How can a museum volunteer change the way we view the world? This National Volunteer Week, we invite you to meet Rebecca Beayni, a volunteer in the Hands-on Biodiversity & Discovery Galleries, who was recognized for her contribution to the museum at the 2014 Ontario Volunteer Service Awards.
We spoke with Rebecca and her mother Susan about how volunteering at the museum provides both Rebecca and ROM visitors the opportunity to connect in new and meaningful ways.
Rebecca at the Elgin and Winter Garden Theatres for the Ontario Volunteer Service Awards ceremony in 2014
What inspired Rebecca to volunteer at the ROM?
More than 10 years ago, Rebecca gathered a group of her friends together to assist her in imagining where she might volunteer. Her interests, passions and gifts she would like to contribute were listed. Some of these are: loves being in nature and notices things that others often miss; is fulfilled being with people, especially teaching children and those who support them; enjoys spending time in downtown Toronto; and appreciates all that the ROM offers their visitors.
As well as meeting strangers, Rebecca wants to spend time with a few people on a regular basis and wants to be in a role which is typically valued socially. It became clear that volunteering at the ROM fulfilled all of these interests, goals and gifts.
In the Biodiversity Exhibit, Rebecca spends time assisting visiting students and families to use all their senses to explore nature.
Volunteers generally have the same shift each week so there is the opportunity to get to know people on a deeper level. The ROM also has recognition and social gatherings for their volunteers, another way to connect and potentially create friendships.
What does Rebecca love best about volunteering at the ROM?
From the Bees section where Rebecca and her supporter usually station themselves, Rebecca delights in watching the children creep in and out of the Fox's den. Rebecca loves to display bird wings on her tray each week. It is wonderful to watch the look of awe on the Children's faces as they come up to Rebecca, to look at the wings of the Snow Owl or the Red Tailed Hawk or the Great Horned Owl. It offers a beautiful opportunity for children, parents, educators and other visitors to interact with Rebecca who in turn showers them either with smiles or with a look of acknowledgement.
Sometimes the children are interested in knowing how Rebecca’s wheelchair works and how she manages to accomplish her daily routines. This too is learning about diversity and how interconnected we all are.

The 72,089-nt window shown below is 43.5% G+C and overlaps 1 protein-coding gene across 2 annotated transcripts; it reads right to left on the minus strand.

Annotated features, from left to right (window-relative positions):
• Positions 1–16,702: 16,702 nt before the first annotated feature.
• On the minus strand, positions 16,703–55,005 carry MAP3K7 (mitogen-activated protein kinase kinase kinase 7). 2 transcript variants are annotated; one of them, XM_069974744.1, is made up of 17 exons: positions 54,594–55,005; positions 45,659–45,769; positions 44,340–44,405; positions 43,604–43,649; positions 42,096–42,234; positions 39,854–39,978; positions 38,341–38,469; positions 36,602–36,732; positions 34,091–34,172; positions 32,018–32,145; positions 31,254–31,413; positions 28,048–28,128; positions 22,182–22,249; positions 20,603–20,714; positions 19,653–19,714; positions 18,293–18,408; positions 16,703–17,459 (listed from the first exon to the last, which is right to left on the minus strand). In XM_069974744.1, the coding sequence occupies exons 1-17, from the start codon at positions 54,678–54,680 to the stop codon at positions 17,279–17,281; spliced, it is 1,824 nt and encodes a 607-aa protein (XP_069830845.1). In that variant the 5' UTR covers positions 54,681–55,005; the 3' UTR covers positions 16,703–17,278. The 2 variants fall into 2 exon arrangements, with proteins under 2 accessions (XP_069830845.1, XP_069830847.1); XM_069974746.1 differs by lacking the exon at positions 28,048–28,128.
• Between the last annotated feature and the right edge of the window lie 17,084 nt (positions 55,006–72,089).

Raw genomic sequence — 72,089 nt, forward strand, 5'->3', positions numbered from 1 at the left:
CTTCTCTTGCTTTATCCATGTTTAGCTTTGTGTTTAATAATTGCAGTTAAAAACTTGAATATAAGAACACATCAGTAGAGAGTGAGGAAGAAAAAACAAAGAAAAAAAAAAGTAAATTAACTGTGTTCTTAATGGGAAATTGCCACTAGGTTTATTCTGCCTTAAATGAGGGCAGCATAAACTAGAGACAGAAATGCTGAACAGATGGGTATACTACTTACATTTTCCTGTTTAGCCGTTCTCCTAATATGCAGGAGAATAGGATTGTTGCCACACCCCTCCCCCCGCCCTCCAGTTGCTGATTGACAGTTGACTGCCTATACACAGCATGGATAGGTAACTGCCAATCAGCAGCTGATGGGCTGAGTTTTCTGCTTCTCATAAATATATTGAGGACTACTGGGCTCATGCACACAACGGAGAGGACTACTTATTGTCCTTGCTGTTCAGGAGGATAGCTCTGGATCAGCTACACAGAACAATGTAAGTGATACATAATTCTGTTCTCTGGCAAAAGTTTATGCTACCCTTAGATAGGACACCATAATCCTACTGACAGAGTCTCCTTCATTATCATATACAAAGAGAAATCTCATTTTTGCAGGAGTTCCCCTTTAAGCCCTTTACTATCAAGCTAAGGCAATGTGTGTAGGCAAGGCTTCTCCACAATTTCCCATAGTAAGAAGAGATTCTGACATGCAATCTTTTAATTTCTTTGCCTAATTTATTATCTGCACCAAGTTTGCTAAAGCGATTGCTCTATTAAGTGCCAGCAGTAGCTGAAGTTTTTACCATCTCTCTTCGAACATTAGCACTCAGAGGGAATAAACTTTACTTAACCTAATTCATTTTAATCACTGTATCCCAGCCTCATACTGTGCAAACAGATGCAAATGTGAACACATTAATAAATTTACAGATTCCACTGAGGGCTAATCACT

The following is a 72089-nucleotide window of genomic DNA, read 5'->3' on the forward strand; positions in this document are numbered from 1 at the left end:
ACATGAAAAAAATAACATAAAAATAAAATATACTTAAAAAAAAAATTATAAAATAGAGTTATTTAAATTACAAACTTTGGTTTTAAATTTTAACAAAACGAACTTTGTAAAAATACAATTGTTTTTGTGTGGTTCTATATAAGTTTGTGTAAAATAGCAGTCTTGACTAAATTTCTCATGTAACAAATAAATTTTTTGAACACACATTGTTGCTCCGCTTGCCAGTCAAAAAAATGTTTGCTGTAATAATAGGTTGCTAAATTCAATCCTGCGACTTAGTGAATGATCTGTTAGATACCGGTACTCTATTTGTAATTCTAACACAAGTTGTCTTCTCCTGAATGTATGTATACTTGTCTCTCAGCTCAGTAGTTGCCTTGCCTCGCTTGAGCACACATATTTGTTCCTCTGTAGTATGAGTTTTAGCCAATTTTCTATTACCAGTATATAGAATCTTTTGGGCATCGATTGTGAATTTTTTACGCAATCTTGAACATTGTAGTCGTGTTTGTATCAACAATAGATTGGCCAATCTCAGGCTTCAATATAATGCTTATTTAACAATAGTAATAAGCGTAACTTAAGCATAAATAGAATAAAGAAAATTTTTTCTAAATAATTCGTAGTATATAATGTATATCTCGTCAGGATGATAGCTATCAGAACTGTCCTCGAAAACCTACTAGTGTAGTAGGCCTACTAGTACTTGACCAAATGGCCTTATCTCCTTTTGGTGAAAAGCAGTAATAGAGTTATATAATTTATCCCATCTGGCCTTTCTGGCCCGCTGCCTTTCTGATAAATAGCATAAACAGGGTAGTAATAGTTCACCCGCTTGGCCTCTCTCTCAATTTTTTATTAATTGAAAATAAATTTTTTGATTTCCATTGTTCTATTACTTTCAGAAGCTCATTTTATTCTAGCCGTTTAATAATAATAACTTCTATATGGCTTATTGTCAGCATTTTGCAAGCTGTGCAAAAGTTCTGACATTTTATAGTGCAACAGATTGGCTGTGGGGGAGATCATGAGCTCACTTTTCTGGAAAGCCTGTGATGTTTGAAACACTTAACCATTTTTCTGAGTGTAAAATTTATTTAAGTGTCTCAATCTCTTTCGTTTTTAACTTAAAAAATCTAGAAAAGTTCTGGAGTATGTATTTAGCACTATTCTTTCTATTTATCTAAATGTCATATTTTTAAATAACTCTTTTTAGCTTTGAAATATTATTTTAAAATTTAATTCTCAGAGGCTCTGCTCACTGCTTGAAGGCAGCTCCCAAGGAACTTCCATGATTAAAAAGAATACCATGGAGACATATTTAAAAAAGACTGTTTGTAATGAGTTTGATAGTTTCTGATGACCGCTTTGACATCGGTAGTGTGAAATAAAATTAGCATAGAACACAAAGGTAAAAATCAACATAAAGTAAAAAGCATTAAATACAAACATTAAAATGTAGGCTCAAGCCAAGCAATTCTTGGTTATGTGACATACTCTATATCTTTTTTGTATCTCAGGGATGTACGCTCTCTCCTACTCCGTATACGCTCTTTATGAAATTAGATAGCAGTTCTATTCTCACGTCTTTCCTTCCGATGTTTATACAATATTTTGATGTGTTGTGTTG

According to Rebecca’s website, her dream is to “change the world into a more compassionate place where everyone’s gifts are recognized and welcomed." How can museums like the ROM contribute to making this a reality?
The Royal Ontario Museum is a place where diverse people and ideas come together for others to explore and deepen their curiosity. And so the museum is a natural place for Rebecca to spend time as she celebrates the diversity in all people and calls people to be curious.
Just like the ROM, Rebecca puts herself out there to allow people to ask questions, to wonder, to think bigger than themselves in the hopes that her teaching will encourage others to be more welcoming and her example will free others to expose their vulnerability.
The gift of not using words to communicate is that people need to listen and look very deeply. Rebecca’s work at the museum asks the people who walk through the biodiversity exhibit to pause and see what they otherwise might not see.
In the same way, her mere presence in a role as important as “Museum Volunteer” calls people to pause and think about what they otherwise might not, how all people need space to share their gifts and how our gifts might not be always obvious but if we are curious enough we can discover the strength and beauty in everyone.
Rebecca’s advocacy work focuses on "representing persons with disabilities who demand to invoke their rights as citizens to be seen, heard, and allowed to make meaningful contributions to the community." What can we do to support this work?
People interested in supporting Rebecca’s advocacy work need only to look more closely around their community to see the possibility. Is there someone who is often misunderstood? How do structures, attitudes and policies exclude, separate and underutilize people in your community? What can you do to change this? Can you be more welcoming in your place of business, in your schools, in your homes?
Thank you, Rebecca, for your time and for your service at the ROM. We are thrilled to have you on the team!